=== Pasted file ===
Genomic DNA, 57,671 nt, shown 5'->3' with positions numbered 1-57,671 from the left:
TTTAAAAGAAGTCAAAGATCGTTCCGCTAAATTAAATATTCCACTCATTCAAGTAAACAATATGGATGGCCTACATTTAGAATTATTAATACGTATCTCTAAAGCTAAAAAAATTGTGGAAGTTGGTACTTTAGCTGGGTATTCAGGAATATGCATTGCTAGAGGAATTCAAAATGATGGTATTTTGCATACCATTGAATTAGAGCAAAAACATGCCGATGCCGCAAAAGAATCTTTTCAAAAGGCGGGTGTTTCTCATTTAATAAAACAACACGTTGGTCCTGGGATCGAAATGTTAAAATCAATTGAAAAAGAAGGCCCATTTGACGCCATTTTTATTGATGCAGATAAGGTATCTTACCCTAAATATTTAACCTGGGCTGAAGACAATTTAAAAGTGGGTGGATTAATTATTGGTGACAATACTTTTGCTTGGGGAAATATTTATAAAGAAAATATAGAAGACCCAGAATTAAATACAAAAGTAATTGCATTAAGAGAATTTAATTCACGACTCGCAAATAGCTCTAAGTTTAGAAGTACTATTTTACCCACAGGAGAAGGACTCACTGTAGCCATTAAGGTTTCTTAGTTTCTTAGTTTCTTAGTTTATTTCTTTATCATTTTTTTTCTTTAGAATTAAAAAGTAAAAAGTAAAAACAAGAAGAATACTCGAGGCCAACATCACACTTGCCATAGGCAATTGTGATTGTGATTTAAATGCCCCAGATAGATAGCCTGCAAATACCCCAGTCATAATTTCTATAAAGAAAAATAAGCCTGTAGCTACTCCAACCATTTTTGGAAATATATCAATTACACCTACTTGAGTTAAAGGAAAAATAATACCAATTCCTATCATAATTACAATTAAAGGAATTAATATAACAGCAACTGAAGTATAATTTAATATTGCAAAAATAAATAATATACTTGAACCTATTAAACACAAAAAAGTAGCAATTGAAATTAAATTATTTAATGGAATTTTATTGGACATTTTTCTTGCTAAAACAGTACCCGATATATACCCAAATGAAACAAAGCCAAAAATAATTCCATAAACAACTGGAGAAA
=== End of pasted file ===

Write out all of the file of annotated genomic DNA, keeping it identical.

Genomic DNA, 57,671 nt, shown 5'->3' with positions numbered 1-57,671 from the left:
TTTAAAAGAAGTCAAAGATCGTTCCGCTAAATTAAATATTCCACTCATTCAAGTAAACAATATGGATGGCCTACATTTAGAATTATTAATACGTATCTCTAAAGCTAAAAAAATTGTGGAAGTTGGTACTTTAGCTGGGTATTCAGGAATATGCATTGCTAGAGGAATTCAAAATGATGGTATTTTGCATACCATTGAATTAGAGCAAAAACATGCCGATGCCGCAAAAGAATCTTTTCAAAAGGCGGGTGTTTCTCATTTAATAAAACAACACGTTGGTCCTGGGATCGAAATGTTAAAATCAATTGAAAAAGAAGGCCCATTTGACGCCATTTTTATTGATGCAGATAAGGTATCTTACCCTAAATATTTAACCTGGGCTGAAGACAATTTAAAAGTGGGTGGATTAATTATTGGTGACAATACTTTTGCTTGGGGAAATATTTATAAAGAAAATATAGAAGACCCAGAATTAAATACAAAAGTAATTGCATTAAGAGAATTTAATTCACGACTCGCAAATAGCTCTAAGTTTAGAAGTACTATTTTACCCACAGGAGAAGGACTCACTGTAGCCATTAAGGTTTCTTAGTTTCTTAGTTTCTTAGTTTATTTCTTTATCATTTTTTTTCTTTAGAATTAAAAAGTAAAAAGTAAAAACAAGAAGAATACTCGAGGCCAACATCACACTTGCCATAGGCAATTGTGATTGTGATTTAAATGCCCCAGATAGATAGCCTGCAAATACCCCAGTCATAATTTCTATAAAGAAAAATAAGCCTGTAGCTACTCCAACCATTTTTGGAAATATATCAATTACACCTACTTGAGTTAAAGGAAAAATAATACCAATTCCTATCATAATTACAATTAAAGGAATTAATATAACAGCAACTGAAGTATAATTTAATATTGCAAAAATAAATAATATACTTGAACCTATTAAACACAAAAAAGTAGCAATTGAAATTAAATTATTTAATGGAATTTTATTGGACATTTTTCTTGCTAAAACAGTACCCGATATATACCCAAATGAAACAAAGCCAAAAATAATTCCATAAACAACTGGAGAAA